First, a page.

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HTTP 304 Not Modified

The 304 not modified response code is used to tell browsers that the content has not been updated, and should be loaded from the browser cache.


Edited: 2019-11-23 06:28

The 304 Not Modified Header is sent in order to tell the client that a resource has not been modified since the client downloaded it last.

Servers will typically respond with the last-modified header when a resource is cacheable. Clients will store a copy of this header, which is then delivered back to the server on subsequent requests. This is done in the if-modified-since request header.

Caching is useful to lower the bandwidth usage of both clients and servers, and may also allow servers to save other resources, especially when used on dynamic pages, since the server does not have to re-build the entire resource. Instead, a 304 response code is sent.

If caching is supported for a resource, typically a browser will save it in a local cache. Then, on the next request of the same resource, the browser will send a if-modified-since request header, asking the server if the resource has changed. This request header allows the server to check if the client's cached version of the resource is still fresh by comparing the if-modified-since with the current time stamp of the resource. If nothing has changed, a 304 Not Modified will be delivered, telling the browser to load the resource from the cache instead. The server then exits without sending a response body.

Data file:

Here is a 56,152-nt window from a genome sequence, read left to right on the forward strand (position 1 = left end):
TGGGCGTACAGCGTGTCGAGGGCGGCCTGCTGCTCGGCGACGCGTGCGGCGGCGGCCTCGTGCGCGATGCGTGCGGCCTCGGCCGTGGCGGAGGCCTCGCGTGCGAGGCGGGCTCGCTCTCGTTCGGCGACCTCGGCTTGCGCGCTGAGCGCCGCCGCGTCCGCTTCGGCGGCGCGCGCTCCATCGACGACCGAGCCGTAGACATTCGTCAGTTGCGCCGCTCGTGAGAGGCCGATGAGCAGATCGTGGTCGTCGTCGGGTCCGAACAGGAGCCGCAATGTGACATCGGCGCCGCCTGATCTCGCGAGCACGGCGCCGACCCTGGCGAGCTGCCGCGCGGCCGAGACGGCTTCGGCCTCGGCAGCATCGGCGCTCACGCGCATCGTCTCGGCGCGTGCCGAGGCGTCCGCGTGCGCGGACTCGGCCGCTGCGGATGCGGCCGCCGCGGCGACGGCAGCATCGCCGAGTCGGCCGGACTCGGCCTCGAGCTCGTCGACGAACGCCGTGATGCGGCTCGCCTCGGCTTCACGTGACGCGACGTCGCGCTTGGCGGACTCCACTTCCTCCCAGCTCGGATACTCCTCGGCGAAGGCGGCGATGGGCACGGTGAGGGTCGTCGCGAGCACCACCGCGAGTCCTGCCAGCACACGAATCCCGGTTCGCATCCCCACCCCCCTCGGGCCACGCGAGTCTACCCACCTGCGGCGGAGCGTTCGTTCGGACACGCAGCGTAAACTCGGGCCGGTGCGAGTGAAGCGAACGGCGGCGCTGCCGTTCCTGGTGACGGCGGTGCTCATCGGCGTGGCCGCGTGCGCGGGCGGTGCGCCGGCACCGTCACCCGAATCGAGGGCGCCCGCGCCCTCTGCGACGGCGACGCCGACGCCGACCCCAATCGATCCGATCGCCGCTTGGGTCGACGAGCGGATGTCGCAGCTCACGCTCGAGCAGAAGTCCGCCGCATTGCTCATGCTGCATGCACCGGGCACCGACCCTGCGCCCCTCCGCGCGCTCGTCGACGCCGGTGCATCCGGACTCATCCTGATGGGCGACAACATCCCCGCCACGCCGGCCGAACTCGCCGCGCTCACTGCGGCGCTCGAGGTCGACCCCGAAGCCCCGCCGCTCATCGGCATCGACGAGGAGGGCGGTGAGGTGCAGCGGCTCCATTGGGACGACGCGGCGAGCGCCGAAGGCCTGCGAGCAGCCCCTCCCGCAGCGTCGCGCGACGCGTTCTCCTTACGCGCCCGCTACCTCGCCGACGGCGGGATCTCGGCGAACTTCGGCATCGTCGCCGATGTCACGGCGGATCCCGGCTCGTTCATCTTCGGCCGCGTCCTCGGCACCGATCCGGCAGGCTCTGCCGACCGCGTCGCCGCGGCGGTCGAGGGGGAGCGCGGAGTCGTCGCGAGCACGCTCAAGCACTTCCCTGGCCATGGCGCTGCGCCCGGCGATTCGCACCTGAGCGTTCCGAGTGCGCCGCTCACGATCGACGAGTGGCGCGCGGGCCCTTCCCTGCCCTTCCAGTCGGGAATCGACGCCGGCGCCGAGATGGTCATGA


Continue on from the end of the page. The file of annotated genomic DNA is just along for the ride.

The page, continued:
The below is a HTTP GET Request, as performed by a browser:.

GET /http-304-not-modified HTTP/1.1

The response can look like:

HTTP/1.1 304 Not Modified

When delivering a 304 response, no response body should be sent along with the headers.

Caching of Static Files

Caching of static files is typically controlled by the HTTP server automatically, while dynamic resources will need to be controlled programmatically.

If a static file has not been changed, the server usually responds with a HTTP 304 response code.

Caching of Dynamic Resources

In addition to the if-modified-since request header, the ETag header is sometimes used on dynamic resources in order to tell if the code or application itself has changed.

Changes to the underlying code will sometimes result in a modified resource, and it may desirable to force re-download of a resource when this is the case.

Another optimization that servers may employ, is server-side caching of dynamic resources. Some CMS systems will offer this as a build-in feature.